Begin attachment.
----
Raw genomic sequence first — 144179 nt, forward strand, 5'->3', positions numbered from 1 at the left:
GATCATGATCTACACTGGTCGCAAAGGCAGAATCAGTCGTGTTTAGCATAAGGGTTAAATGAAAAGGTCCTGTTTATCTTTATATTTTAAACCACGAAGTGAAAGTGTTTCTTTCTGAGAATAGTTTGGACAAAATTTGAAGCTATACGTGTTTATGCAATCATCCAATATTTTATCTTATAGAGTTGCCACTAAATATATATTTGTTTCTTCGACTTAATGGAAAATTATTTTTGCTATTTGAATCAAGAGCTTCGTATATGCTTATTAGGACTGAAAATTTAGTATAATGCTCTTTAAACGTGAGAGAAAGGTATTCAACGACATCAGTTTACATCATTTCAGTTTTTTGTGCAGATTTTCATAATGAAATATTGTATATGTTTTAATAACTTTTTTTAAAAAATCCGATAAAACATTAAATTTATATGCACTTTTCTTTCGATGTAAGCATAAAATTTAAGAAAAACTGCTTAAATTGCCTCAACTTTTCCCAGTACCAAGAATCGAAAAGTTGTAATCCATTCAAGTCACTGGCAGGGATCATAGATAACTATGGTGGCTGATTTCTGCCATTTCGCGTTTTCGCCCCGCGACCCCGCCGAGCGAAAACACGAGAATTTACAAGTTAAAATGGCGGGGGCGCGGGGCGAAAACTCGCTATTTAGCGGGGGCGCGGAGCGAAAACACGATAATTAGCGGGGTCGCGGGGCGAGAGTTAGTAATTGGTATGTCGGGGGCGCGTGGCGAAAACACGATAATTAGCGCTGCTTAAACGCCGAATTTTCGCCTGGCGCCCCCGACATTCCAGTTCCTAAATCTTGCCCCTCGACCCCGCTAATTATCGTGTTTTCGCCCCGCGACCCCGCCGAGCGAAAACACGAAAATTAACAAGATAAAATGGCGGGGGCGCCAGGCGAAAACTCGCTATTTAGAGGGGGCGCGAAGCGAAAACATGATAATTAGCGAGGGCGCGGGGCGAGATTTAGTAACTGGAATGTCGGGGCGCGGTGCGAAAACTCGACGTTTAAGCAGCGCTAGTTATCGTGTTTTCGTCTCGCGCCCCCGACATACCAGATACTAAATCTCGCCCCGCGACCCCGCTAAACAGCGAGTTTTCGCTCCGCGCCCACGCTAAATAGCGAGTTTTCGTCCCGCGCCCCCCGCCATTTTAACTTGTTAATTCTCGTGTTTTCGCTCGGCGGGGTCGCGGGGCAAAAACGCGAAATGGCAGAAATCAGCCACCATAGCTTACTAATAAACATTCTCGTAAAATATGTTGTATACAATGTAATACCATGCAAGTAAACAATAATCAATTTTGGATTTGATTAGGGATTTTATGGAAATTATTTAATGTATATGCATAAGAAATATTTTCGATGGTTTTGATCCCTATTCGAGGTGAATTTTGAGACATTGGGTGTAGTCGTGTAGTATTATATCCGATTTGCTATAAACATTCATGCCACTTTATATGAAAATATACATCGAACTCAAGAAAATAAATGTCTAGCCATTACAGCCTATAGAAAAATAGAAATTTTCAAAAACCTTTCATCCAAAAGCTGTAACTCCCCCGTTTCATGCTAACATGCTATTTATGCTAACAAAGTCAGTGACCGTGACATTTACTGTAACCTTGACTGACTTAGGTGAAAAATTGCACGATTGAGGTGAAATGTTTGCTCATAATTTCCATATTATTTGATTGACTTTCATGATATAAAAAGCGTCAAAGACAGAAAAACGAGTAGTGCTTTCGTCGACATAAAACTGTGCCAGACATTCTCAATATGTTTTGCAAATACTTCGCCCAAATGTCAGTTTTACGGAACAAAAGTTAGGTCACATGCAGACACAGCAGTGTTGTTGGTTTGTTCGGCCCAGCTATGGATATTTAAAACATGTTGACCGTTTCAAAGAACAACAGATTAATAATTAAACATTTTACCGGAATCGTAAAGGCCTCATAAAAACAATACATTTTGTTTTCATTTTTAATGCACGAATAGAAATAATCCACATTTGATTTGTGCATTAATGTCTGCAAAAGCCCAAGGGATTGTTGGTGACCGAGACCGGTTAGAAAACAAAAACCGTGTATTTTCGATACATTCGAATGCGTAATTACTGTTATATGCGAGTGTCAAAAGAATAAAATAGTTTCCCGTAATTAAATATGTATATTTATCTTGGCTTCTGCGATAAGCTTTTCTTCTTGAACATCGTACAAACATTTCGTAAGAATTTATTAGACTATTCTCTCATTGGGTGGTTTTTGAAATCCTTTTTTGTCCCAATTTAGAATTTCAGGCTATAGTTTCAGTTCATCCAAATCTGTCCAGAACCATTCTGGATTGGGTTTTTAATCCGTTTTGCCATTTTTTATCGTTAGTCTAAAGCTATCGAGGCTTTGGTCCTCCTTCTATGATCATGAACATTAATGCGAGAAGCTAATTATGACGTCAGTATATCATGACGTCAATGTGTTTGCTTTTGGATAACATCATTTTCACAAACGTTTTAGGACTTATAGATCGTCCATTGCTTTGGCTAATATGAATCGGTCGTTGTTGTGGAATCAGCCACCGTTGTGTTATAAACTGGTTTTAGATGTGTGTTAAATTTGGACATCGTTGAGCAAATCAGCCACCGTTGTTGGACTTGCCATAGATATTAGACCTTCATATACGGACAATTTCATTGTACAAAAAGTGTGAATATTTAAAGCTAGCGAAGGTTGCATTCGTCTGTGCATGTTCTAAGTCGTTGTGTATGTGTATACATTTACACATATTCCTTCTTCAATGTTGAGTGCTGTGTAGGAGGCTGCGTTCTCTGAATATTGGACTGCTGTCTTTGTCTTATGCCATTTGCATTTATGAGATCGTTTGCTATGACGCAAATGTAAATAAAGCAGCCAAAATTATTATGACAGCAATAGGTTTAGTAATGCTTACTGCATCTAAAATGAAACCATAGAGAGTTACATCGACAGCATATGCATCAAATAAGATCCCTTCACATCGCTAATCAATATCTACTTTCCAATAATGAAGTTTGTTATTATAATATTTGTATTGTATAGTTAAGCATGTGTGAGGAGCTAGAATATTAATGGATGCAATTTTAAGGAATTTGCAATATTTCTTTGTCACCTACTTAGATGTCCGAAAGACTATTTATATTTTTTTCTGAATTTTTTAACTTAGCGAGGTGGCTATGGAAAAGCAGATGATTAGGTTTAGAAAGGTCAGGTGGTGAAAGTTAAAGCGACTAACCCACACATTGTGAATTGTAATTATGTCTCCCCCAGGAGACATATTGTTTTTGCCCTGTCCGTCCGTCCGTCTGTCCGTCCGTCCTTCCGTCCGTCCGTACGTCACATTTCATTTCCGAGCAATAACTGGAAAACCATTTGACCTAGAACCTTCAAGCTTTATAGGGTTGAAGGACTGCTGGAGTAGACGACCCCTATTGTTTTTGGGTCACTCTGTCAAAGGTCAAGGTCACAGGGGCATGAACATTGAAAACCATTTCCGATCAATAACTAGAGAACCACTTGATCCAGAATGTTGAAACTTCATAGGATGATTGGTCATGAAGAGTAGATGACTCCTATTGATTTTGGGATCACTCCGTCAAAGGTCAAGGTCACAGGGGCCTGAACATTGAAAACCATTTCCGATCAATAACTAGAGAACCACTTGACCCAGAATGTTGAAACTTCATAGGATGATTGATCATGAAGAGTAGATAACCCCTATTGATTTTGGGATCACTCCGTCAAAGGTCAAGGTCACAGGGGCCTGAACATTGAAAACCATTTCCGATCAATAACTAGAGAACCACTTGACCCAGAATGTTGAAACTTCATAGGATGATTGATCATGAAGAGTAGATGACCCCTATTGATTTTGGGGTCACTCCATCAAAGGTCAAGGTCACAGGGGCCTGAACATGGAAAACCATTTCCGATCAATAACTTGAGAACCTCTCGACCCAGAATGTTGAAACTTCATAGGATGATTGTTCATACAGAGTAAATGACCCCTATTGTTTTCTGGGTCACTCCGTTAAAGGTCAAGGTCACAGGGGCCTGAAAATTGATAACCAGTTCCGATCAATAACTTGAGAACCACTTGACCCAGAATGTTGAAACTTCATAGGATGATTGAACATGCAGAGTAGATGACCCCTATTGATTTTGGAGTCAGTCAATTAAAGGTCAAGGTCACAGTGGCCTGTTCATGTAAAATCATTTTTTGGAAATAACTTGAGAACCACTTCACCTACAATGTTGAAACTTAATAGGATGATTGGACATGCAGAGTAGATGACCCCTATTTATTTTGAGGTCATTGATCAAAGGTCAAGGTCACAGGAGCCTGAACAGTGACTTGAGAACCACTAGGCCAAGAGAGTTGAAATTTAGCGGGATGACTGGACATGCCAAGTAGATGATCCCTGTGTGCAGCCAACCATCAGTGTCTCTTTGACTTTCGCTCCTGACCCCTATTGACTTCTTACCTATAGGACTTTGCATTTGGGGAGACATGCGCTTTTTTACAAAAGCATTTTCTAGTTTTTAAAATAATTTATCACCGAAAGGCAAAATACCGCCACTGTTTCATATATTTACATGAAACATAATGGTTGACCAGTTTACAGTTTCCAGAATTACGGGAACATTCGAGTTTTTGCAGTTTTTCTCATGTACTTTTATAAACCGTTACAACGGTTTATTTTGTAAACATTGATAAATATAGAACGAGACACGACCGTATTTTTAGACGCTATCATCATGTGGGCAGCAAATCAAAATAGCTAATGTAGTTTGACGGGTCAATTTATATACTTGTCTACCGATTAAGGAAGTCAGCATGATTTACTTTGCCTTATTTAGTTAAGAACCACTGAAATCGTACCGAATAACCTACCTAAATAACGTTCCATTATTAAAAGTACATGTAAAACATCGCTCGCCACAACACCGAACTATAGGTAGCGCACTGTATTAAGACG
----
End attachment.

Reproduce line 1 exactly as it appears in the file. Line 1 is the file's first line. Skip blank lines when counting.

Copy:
Raw genomic sequence first — 144179 nt, forward strand, 5'->3', positions numbered from 1 at the left: